Generating embryos from stem cells


By LabOnline Staff
Friday, 15 January, 2016


Scientists at Children’s Medical Research Institute (CMRI) have developed a method to generate mouse embryos from stem cells without the need to use live mutant mice. Published in the journal Differentiation, their study has the potential to fast-track the study of gene function in growth and development.

The research focuses on epiblast stem cells, learning what signals induce these cells to become particular cell types. Normally, this work would require the production of mutant mice. Not only does the new technique reduce the need for animals, it also takes six months off the time required to get usable mutant lines for study.

The method takes mouse embryonic stem (ES) cells in which the desired genes are modified using CRISPR-Cas9 genome-editing technology. The embryos are then allowed to develop in a mouse to the appropriate stage, at which point epiblast cells are collected for the production of stem cells. These epiblast cells can be used to model development or differentiated into a cell type of interest for study.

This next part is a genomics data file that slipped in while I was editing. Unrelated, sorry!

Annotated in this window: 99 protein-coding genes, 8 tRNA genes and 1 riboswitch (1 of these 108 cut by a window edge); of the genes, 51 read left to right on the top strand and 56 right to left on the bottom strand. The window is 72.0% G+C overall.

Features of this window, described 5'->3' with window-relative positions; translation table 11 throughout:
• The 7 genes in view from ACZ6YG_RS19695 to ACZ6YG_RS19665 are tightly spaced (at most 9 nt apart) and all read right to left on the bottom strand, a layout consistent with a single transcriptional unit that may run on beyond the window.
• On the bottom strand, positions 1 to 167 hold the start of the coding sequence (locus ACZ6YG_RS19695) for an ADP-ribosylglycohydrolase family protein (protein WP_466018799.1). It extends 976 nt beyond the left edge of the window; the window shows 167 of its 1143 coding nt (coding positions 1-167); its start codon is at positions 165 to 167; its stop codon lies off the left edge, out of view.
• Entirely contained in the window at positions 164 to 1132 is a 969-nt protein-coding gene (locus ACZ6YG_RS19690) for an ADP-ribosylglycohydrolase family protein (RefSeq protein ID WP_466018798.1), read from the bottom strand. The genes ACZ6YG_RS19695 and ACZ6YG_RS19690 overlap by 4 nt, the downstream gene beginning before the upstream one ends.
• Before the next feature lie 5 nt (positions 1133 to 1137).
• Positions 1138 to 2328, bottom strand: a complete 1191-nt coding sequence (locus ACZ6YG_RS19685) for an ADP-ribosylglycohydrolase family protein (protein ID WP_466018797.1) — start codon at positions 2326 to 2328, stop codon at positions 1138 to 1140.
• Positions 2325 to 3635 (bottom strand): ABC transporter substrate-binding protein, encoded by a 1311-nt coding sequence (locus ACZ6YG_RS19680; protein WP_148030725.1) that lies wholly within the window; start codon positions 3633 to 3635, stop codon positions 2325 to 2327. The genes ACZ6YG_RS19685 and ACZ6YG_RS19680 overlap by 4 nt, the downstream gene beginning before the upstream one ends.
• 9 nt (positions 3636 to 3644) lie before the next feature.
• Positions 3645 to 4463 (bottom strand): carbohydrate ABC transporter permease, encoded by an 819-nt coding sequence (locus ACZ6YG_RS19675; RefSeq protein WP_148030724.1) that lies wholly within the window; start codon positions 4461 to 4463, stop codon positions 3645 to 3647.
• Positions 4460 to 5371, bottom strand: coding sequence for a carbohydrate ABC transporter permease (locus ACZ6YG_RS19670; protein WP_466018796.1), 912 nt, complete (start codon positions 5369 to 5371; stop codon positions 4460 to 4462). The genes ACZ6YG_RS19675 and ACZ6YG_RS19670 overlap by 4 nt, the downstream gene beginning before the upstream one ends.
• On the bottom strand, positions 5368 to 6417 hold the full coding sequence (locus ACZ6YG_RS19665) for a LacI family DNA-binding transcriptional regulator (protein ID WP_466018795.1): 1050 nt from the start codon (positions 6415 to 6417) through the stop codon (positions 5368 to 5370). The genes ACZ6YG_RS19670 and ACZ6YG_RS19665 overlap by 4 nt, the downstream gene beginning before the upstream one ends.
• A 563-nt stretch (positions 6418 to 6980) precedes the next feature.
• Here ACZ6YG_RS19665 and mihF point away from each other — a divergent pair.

While conventional mouse ES cells are very different from reprogrammed human stem cells, known as induced pluripotent stem (iPS) cells, the mouse epiblast cells are a very close parallel to the human system. They are useful for modelling inherited diseases through genome editing and the bioengineering of tissues and mini-organs. The knowledge gleaned from the study could therefore lead to better cell-based gene therapy and other treatments for human diseases.

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